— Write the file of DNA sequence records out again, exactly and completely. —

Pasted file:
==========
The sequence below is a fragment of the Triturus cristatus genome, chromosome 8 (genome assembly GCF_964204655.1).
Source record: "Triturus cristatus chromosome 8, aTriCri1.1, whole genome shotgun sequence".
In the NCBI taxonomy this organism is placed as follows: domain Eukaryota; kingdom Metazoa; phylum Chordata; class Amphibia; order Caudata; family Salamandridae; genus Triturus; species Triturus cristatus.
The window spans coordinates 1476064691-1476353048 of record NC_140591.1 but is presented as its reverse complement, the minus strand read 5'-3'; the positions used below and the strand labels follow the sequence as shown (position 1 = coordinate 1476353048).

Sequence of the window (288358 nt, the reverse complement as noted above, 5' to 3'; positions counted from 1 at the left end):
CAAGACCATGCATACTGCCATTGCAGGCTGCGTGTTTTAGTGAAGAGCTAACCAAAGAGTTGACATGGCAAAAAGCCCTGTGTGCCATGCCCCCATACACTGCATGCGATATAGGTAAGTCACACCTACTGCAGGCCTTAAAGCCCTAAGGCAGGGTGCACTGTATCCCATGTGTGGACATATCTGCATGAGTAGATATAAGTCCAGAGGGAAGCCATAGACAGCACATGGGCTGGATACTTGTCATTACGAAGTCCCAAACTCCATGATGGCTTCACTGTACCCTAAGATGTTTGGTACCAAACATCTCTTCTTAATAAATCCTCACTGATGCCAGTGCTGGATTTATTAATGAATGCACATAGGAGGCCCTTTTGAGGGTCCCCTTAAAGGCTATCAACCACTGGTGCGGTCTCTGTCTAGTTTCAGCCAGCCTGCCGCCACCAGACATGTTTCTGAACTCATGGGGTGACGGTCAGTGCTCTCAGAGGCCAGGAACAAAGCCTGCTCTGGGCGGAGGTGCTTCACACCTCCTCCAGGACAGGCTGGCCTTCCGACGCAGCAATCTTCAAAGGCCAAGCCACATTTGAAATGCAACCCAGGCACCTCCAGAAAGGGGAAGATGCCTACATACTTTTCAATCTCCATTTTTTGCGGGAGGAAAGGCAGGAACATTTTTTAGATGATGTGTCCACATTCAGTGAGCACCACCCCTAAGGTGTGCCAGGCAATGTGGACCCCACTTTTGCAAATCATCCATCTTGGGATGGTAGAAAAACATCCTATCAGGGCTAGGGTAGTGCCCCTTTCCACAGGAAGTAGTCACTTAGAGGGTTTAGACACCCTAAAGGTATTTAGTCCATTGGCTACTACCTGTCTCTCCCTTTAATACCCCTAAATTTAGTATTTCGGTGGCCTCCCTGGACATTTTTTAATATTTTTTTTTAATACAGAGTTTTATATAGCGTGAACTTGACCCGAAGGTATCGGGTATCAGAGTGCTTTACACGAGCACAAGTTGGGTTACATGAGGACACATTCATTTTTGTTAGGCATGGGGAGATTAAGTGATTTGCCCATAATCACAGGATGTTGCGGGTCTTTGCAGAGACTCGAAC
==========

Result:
The sequence below is a fragment of the Triturus cristatus genome, chromosome 8 (genome assembly GCF_964204655.1).
Source record: "Triturus cristatus chromosome 8, aTriCri1.1, whole genome shotgun sequence".
In the NCBI taxonomy this organism is placed as follows: domain Eukaryota; kingdom Metazoa; phylum Chordata; class Amphibia; order Caudata; family Salamandridae; genus Triturus; species Triturus cristatus.
The window spans coordinates 1476064691-1476353048 of record NC_140591.1 but is presented as its reverse complement, the minus strand read 5'-3'; the positions used below and the strand labels follow the sequence as shown (position 1 = coordinate 1476353048).

Sequence of the window (288358 nt, the reverse complement as noted above, 5' to 3'; positions counted from 1 at the left end):
CAAGACCATGCATACTGCCATTGCAGGCTGCGTGTTTTAGTGAAGAGCTAACCAAAGAGTTGACATGGCAAAAAGCCCTGTGTGCCATGCCCCCATACACTGCATGCGATATAGGTAAGTCACACCTACTGCAGGCCTTAAAGCCCTAAGGCAGGGTGCACTGTATCCCATGTGTGGACATATCTGCATGAGTAGATATAAGTCCAGAGGGAAGCCATAGACAGCACATGGGCTGGATACTTGTCATTACGAAGTCCCAAACTCCATGATGGCTTCACTGTACCCTAAGATGTTTGGTACCAAACATCTCTTCTTAATAAATCCTCACTGATGCCAGTGCTGGATTTATTAATGAATGCACATAGGAGGCCCTTTTGAGGGTCCCCTTAAAGGCTATCAACCACTGGTGCGGTCTCTGTCTAGTTTCAGCCAGCCTGCCGCCACCAGACATGTTTCTGAACTCATGGGGTGACGGTCAGTGCTCTCAGAGGCCAGGAACAAAGCCTGCTCTGGGCGGAGGTGCTTCACACCTCCTCCAGGACAGGCTGGCCTTCCGACGCAGCAATCTTCAAAGGCCAAGCCACATTTGAAATGCAACCCAGGCACCTCCAGAAAGGGGAAGATGCCTACATACTTTTCAATCTCCATTTTTTGCGGGAGGAAAGGCAGGAACATTTTTTAGATGATGTGTCCACATTCAGTGAGCACCACCCCTAAGGTGTGCCAGGCAATGTGGACCCCACTTTTGCAAATCATCCATCTTGGGATGGTAGAAAAACATCCTATCAGGGCTAGGGTAGTGCCCCTTTCCACAGGAAGTAGTCACTTAGAGGGTTTAGACACCCTAAAGGTATTTAGTCCATTGGCTACTACCTGTCTCTCCCTTTAATACCCCTAAATTTAGTATTTCGGTGGCCTCCCTGGACATTTTTTAATATTTTTTTTTAATACAGAGTTTTATATAGCGTGAACTTGACCCGAAGGTATCGGGTATCAGAGTGCTTTACACGAGCACAAGTTGGGTTACATGAGGACACATTCATTTTTGTTAGGCATGGGGAGATTAAGTGATTTGCCCATAATCACAGGATGTTGCGGGTCTTTGCAGAGACTCGAAC